Monday, March 22, 2010


A few years ago I lived in a high-rise condominium in Washington, DC. I arrived home one evening in November, walked into my bedroom, opened the closet door and out ran a mouse. As I watched, he ran under my bed. I did not jump and scream because I am not afraid of mice, but I knew he could not live there with me. I called the desk and raved that I had a mouse in my sixth floor apartment. A maintenance man was sent up, but Mouse was nowhere to be found. The maintenance guy put some glue traps in my closet, bedroom and the kitchen.

After he left, I fumed. I was NOT going to live with mice in my apartment. I wondered how many more were around. I peeped under beds and sofas, and moved baskets and sculptures looking for the mouse. I had no idea what I would do if I found him, but I was determined that he would have no peace in my home.

A few nights later I was awakened in the middle of the night to the sound of paper rattling. When I sat up in bed the sound ceased. I laid back down and it began again. When I moved the noise ceased; when I lay still the crunching continued. I got up, got the flashlight and searched under the bed. Nothing. I knew it had to be Mouse but where was he? The rattle of paper sounded so near. A few days later when I went into the linen closet next to my bedroom to get out some gift wrap, I saw that Mouse had been busy munching on tissue paper and gift wrap. I wanted to strangle him.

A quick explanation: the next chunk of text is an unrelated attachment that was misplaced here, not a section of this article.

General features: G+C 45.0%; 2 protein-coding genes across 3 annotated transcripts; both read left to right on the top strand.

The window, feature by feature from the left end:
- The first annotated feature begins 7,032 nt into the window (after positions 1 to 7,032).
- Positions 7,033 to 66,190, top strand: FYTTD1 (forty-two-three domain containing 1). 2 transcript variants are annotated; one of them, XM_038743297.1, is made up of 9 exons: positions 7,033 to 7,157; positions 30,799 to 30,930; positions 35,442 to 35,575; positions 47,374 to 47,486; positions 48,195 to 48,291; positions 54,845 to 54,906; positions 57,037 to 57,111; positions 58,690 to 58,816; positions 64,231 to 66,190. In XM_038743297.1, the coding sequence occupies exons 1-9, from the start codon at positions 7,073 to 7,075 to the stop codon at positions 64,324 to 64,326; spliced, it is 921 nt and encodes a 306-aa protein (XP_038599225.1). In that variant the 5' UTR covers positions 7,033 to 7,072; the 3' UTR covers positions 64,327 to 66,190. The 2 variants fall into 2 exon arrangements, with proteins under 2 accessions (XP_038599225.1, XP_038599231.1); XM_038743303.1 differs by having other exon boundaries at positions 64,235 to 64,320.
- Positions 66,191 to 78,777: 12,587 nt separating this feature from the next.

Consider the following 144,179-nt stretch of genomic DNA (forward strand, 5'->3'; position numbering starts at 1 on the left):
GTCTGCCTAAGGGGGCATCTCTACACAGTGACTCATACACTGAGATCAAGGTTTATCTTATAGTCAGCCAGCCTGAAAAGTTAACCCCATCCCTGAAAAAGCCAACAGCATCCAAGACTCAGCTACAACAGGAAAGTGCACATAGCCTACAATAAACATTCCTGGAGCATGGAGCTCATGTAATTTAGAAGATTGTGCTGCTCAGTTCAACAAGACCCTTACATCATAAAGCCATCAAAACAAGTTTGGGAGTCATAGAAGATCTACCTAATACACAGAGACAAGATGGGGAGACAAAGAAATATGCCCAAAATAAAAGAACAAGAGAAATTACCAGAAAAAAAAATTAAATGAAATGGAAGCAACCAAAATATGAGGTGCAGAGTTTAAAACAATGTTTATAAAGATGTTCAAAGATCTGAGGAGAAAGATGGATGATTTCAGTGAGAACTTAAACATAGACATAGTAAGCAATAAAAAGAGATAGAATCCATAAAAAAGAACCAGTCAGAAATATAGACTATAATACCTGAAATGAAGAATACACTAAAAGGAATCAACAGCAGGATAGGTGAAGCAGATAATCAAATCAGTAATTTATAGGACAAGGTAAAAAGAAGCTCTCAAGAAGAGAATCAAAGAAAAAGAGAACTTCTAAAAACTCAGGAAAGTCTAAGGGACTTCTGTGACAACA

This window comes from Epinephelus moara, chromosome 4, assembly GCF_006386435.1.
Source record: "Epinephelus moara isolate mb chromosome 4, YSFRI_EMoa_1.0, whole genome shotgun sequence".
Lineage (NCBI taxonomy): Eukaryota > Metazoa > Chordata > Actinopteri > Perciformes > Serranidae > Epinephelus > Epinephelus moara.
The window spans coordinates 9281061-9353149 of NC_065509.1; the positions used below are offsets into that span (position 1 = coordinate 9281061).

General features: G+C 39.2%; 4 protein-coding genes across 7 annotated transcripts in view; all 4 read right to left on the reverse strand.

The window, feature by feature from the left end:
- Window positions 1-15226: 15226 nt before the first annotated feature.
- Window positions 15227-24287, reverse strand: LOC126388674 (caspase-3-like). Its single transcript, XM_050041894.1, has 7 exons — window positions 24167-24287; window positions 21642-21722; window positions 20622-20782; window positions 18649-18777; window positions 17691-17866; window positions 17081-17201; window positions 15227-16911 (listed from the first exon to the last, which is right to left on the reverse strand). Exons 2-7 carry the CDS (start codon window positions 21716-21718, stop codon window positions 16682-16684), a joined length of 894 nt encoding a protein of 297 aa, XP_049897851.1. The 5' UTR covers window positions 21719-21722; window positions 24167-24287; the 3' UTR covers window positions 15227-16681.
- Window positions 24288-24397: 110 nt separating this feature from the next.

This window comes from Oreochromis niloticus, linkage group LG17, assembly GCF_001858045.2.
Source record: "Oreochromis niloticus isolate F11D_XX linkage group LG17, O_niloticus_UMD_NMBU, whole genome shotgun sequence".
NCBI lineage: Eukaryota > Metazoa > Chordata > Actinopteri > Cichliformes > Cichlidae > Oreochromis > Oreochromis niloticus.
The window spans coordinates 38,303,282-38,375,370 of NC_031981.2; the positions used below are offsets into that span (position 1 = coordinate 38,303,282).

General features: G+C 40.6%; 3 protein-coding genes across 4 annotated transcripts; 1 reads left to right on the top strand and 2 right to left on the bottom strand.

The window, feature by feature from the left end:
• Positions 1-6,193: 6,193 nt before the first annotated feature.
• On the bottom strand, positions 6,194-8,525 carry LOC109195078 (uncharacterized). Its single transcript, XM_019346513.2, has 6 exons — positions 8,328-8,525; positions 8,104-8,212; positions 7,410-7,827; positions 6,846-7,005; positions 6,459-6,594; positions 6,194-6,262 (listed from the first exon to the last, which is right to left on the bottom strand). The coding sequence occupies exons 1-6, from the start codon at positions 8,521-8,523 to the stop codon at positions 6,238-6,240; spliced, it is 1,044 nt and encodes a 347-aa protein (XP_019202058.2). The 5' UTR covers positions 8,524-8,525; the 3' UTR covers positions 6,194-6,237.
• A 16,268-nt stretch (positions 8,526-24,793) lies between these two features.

I could just imagine him and his family living behind the range. Someone suggested that perhaps Mouse got in through a hole behind the gas range. When the range was pulled out we found that the hole in the wall was stuffed with steel wool, and there were no signs of mice. Everyday I checked the glue traps. I hoped against hope that nothing would be attached, certainly not a mouse. Yet I wanted Mouse gone. I was more afraid of dead mice than live ones.

On a cold, dreary Thanksgiving morning I got up feeling blessed. I planned to serve dinner at a home for battered women. And then I walked into the living room. Mouse had left me presents. He had used the back of my white sofa as his own private indoor outhouse. I vibrated with anger. Mouse had also left droppings along the top of the white drapes as if to decorate them. I spent the rest of the morning cleaning the sofa and drapes, and, oh yes, cursing. I was distraught. Mouse wisely stayed out of sight. That did it! Mouse had to go. I had even begun to sort of mellow and thought maybe we could co-exist, but now, never!

One of my adopted brothers came over later that day. As we sat chatting in the living room, out of the corner of my eye, I saw something move. There standing in the kitchen doorway was Mouse looking directly at us. I said softly, “Michael, look. It’s Mouse.” Michael got up from his chair to look. Mouse didn’t move. He apparently wanted an introduction to Michael. The three of us gazed at each other. Mouse stood there fearlessly as if he had every right to be there and to know who the visitor was. After several moments he ran back under the range. Yes, this was indeed a different kind of mouse.

I alternated between despair and euphoria, and rage and passivity. One minute I was telling our property manager that there would be no peace in the kingdom until an exterminator got rid of Mouse. Other moments found me daydreaming about making Mouse a pet. Friends thought my situation was hilarious. One friend said Mouse knew how much I loved animals and felt very welcomed in my apartment. I said he was not welcomed, especially since he was not housebroken and was wont to use my sofa and drapes as his private privy!